Big Oil Faces Off Against Clean-Energy Giants

Big Oil Faces Off Against Clean-Energy Giants

A battle for clean-energy assets is brewing between green-minded oil giants and the utility companies that currently dominate the fast-growing business.

Last week, Portuguese utility EDP became the latest energy producer to raise its ambitions for renewable energy—it plans to double capacity by 2025. It joins an increasingly crowded field, consisting not just of other forward-thinking utilities but also the European oil and gas supermajors.

Among the latter, BP won two 1.5 gigawatt U.K. offshore wind leases in February by bidding almost double the amount fetched by similar-sized leases at the same sale. A handful of auctions around the world in the coming year will further test the new competitive dynamics—and perhaps highlight the risks. Future returns for investors will depend on companies paying sensible prices.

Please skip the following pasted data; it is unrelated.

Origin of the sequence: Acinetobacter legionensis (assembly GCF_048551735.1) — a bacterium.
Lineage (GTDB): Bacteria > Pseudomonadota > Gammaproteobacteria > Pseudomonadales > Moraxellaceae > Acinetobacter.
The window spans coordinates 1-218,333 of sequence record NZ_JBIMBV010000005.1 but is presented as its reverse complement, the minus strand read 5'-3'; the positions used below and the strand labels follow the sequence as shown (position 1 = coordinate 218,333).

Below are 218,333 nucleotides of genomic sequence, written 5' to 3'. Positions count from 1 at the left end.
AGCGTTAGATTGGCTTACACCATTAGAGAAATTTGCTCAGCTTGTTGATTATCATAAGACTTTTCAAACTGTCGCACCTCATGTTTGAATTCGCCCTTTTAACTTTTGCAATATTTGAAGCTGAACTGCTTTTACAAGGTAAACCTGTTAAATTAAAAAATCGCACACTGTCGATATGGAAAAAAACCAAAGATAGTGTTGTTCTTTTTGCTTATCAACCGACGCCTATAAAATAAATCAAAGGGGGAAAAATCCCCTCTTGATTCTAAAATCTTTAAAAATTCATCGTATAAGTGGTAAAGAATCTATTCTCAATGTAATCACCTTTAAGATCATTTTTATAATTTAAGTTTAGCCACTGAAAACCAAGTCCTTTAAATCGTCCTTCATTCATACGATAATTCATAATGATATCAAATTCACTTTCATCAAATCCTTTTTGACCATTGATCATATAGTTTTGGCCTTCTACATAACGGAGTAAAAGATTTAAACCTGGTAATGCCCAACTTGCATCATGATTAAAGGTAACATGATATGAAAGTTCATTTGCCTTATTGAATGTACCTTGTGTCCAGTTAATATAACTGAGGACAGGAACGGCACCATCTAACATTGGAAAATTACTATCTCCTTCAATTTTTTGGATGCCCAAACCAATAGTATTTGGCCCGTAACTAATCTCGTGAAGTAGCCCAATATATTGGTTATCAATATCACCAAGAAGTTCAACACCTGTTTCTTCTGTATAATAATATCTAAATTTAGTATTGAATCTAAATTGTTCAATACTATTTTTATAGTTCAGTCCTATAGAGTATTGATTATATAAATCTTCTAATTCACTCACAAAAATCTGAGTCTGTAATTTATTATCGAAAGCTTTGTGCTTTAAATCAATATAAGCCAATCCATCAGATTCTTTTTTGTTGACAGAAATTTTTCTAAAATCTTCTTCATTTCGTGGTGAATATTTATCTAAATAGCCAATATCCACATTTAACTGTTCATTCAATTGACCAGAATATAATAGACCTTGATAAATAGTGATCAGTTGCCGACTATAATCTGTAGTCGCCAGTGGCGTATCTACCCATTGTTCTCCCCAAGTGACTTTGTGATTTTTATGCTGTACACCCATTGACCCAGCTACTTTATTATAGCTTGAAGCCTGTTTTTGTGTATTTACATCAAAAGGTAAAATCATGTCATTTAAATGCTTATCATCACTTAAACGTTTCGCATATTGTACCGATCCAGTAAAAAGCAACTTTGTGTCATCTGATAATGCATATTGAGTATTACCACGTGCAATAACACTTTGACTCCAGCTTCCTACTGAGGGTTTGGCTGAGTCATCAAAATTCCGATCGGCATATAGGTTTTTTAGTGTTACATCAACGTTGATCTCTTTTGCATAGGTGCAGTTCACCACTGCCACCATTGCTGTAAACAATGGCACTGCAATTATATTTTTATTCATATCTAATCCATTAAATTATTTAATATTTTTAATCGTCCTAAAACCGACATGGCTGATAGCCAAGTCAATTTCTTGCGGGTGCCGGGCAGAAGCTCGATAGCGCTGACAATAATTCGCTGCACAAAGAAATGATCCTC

Oil and gas shares have fallen amid growing uncertainty about petroleum’s future profitability. Renewables are an obvious opportunity: Demand for clean power is expected to boom as economies decarbonize and transport and industry electrify.

BP has promised to increase its renewables capacity from 2.5 GW to an extraordinary 50 GW by 2030. In addition to the U.K. leases, it has partnered with Norwegian peer Equinor for offshore wind in the U.S. and owns 50{a3b37e57a53f84d6443a5356ab02984f87900b4dee9193a01d6bf48d204ad87c} of solar-developer Lightsource BP. French giant Total wants to increase its renewables capacity fivefold to 35 GW by 2025, and more than double that again by 2030. Shell plans to invest $2 billion to $3 billion into clean-energy projects through 2025.

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